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July 2019

‘No-one is beyond help’: Why euthanasia should never be an option

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Stuff co.nz 10 July 2019
Family First Comment: We need to tell society that it’s okay to need help. It doesn’t mean you are weak. It means you know your limits and capabilities. Asking for help is a strength. The implications for this bill to do harm are enormous.

OPINION: I firmly believe that euthanasia should never be an option.

I was a nursing student and I did a placement in a hospice facility. I’m not sure what I was expecting, but it’s not as bad as people imagine.

A natural death isn’t something to be feared. A person can live a relatively good life well beyond the “expected date of death”.

Pain for the most part can be controlled. The way it is portrayed by the media is inaccurate. It only adds to the fear of death.

If this euthanasia bill is introduced, the criteria for who is eligible will only widen to include more and more people. The elderly, the disabled, the lonely, the mentally ill, and those who have had enough of “living”. Maybe there will be more?

I think if this bill is approved there will be no “boundaries”. They will be an illusion. Maybe one day no-one will be safe.

It also opens the door for elder abuse, to euthanise a person for being a “burden” or even for an inheritance.

Also, who in this world has the right to say that a person’s life has become “intolerable”? No-one does.

No-one is beyond help. With the right support, I believe that every person, no matter their capabilities, can live a good life that is full and happy.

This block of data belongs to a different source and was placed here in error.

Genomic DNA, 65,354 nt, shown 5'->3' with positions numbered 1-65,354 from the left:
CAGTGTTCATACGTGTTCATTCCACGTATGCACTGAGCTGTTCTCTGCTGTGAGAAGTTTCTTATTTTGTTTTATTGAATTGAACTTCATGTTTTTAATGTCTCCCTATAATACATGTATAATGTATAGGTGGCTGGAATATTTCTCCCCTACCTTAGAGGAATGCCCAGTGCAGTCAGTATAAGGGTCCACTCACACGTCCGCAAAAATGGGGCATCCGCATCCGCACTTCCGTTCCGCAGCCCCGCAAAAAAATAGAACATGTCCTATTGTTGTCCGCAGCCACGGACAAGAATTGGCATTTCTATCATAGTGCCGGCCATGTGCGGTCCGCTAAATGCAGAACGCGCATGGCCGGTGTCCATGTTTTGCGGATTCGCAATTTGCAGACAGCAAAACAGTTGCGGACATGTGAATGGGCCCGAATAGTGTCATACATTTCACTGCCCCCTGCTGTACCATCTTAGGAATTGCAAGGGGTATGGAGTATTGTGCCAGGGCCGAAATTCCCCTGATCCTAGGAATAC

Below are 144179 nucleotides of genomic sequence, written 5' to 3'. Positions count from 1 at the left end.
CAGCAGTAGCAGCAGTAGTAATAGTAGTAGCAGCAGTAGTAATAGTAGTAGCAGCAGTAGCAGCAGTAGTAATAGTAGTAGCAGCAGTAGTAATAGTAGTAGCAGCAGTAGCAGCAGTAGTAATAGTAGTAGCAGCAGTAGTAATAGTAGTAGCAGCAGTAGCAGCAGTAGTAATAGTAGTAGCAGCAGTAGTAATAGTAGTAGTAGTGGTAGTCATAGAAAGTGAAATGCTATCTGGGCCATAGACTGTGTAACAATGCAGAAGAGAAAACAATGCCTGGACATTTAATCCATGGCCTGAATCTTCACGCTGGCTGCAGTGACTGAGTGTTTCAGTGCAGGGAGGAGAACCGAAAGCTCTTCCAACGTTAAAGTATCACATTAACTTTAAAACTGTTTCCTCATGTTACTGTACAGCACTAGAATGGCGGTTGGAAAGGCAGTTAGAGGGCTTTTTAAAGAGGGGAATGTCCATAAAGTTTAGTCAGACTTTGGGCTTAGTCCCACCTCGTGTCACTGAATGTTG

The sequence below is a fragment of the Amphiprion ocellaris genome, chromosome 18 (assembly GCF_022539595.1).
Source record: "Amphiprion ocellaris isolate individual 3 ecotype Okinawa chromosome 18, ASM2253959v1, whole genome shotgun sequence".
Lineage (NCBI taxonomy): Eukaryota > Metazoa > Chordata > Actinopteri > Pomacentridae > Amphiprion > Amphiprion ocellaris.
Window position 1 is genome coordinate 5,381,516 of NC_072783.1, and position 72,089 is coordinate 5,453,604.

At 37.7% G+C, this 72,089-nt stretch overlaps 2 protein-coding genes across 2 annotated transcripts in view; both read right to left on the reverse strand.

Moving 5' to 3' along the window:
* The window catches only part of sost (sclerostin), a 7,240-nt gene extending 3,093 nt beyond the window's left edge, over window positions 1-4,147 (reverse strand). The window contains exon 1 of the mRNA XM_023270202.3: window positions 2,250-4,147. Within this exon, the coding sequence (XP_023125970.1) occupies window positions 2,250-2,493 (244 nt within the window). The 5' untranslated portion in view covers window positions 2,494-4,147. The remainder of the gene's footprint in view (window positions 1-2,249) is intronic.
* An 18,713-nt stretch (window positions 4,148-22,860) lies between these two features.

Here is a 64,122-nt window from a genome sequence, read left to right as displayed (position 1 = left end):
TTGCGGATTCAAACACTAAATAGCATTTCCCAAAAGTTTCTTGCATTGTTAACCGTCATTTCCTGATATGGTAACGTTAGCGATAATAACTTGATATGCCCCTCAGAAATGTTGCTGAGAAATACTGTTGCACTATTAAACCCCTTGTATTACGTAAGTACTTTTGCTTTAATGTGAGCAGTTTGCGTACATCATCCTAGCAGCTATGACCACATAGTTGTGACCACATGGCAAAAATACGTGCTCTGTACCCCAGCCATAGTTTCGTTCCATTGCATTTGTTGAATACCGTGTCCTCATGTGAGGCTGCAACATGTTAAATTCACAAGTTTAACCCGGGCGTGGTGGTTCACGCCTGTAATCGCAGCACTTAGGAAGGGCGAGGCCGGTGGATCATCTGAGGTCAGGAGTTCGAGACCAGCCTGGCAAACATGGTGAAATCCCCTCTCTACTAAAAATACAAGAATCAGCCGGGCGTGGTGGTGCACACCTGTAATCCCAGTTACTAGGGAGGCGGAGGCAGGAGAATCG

READ MORE: https://www.stuff.co.nz/national/health/euthanasia-debate/114116774/noone-is-beyond-help-why-euthanasia-should-never-be-an-option

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End of life choice Bill to affect society’s vulnerable the most says hospice doctor

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Stuff co.nz 5 July 2019
Family First Comment: “The vulnerable, aged and disabled face coercion and exploitation should the End of Life Choice Bill become law in NZ, a top palliative specialist in Timaru says. Passing the bill could erode compassion, and confirms an ideology that considers some lives are not worth living even if that person sees value in it. It changes a whole moral shift that we put more value in some people’s lives than others.”
Protect.org.nz

The vulnerable, aged and disabled in South Canterbury face coercion and exploitation should the End of Life Choice Bill become law in New Zealand, a top palliative specialist in the region says.

Passing the bill could erode compassion, and confirms an ideology that considers some lives are not worth living even if that person sees value in it, Dr Catherine D’Souza says.

“It changes a whole moral shift that we put more value in some people’s lives than others.

“The people we are supposed to protect in society – the old, the vulnerable, the disabled – they’re the ones who feel the pressure and feel the lack of value in their lives.”

D’Souza, employed and shared by both South Canterbury Hospice and the District Health Board, said she has never been asked about assisted dying as yet in South Canterbury.
READ MORE: https://www.stuff.co.nz/timaru-herald/life/113898442/end-of-life-choice-bill-to-affect-societys-vulnerable-the-most-says-palliative-specialist

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